# Solitaire vs. Chess: Which Is Harder To Learn and Master

People from all over the globe have been playing both solitaire and chess for centuries. The question at hand is, which game is more difficult?

Chess is harder to learn and master than solitaire. Though solitaire involves critical thinking and reasoning, luck is also at play. Chess is a more complex game requiring concentration and strong offensive and defensive strategies against an opponent, making it a more challenging game.

Of course, the answer given above requires some explanation. Let’s discuss the components of both games and compare them. I’ll teach you precisely why chess is more challenging than solitaire and let you know how long it’ll take you to learn and master each game.

## Basics of Solitaire

As the name suggests, solitaire is a one-player game, which is part of why so many people love it! You don’t need much to play solitaire, and it combines luck with strategy and logic.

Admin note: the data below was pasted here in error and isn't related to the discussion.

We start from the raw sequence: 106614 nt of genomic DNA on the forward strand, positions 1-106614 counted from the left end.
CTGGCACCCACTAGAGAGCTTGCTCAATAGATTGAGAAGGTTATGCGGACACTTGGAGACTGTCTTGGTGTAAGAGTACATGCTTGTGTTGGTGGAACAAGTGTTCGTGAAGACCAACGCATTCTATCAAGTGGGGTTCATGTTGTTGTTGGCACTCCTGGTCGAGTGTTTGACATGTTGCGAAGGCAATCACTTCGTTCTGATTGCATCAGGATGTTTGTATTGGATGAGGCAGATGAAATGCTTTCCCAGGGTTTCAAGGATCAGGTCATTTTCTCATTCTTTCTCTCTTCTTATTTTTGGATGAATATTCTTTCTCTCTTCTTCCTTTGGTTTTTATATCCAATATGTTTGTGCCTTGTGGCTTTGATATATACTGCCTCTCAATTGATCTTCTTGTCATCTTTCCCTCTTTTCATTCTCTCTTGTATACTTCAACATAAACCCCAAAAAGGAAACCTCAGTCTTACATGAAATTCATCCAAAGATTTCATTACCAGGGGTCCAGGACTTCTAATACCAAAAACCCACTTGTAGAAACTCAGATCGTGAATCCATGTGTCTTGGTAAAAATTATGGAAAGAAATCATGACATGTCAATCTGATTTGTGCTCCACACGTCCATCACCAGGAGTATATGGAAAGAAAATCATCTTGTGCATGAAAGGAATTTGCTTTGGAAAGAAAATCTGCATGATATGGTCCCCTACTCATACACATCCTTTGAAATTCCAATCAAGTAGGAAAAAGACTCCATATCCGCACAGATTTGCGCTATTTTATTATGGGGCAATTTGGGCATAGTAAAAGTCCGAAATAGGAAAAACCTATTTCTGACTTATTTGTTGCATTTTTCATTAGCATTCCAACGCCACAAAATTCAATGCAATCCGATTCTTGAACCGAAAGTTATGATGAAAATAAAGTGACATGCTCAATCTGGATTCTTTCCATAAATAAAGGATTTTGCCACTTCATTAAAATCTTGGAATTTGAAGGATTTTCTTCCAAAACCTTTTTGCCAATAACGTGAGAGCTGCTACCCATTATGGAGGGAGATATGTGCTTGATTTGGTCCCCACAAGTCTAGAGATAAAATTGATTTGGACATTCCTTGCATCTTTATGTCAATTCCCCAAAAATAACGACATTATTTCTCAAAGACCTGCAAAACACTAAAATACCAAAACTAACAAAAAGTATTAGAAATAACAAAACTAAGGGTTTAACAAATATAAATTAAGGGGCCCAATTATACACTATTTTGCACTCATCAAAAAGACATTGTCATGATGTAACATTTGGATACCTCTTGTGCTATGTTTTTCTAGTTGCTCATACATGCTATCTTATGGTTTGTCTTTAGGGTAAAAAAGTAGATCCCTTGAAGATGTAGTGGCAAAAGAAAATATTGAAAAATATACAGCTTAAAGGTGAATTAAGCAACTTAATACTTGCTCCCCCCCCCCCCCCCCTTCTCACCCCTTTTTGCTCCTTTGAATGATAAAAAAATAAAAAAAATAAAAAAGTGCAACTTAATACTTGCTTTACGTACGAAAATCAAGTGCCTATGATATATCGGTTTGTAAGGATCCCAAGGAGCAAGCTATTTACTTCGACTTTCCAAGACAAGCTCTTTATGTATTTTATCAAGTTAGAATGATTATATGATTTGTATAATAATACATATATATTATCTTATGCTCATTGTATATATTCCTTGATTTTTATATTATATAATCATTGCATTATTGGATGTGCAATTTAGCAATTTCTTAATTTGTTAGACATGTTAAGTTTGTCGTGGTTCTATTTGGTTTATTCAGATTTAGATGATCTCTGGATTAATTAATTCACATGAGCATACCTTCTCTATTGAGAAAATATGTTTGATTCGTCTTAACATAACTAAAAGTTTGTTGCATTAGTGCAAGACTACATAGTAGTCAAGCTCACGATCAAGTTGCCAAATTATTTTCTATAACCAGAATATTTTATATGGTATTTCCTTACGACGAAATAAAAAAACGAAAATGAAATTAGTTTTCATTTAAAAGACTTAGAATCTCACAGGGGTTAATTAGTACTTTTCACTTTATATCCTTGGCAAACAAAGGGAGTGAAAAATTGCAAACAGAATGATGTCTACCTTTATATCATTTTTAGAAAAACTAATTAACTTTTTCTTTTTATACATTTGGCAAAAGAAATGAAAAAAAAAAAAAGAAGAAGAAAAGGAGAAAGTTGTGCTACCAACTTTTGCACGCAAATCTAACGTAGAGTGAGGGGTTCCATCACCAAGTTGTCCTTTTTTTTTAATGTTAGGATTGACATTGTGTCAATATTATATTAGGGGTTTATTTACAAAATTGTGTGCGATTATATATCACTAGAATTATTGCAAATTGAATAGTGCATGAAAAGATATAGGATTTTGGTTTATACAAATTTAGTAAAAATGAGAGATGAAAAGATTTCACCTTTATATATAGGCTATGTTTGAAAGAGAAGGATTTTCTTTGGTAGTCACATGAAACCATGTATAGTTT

So, let’s look at the basics of Solitaire:

• Solitaire is a single-player game.
• It requires a full deck of cards (not including jokers).
• The game set-up involves seven-card piles, a draw pile, and four foundation piles.
• You can move cards to different piles, but they must be in descending order and in an alternating pattern according to color. For example, if a player wishes to move a red card to another pile, it must be laid on top of a black card of a higher value. A red card cannot lay on top of another red card, nor could it lay on a higher numerical value card.
• The game’s object is to transfer all cards into the Ace foundation of the corresponding suits. Foundations begin with Ace and end with King.

## Basics of Chess

Chess has always been a popular game, and it is known for its ability to help you strengthen your ability to use logic and strategy. This game, based on battle tactics, has evolved to become one of the most popular, classic games.

So, let’s dive into the basics of chess:

• Chess is a two-player game.
• The game requires a standard chessboard with 64 square spaces.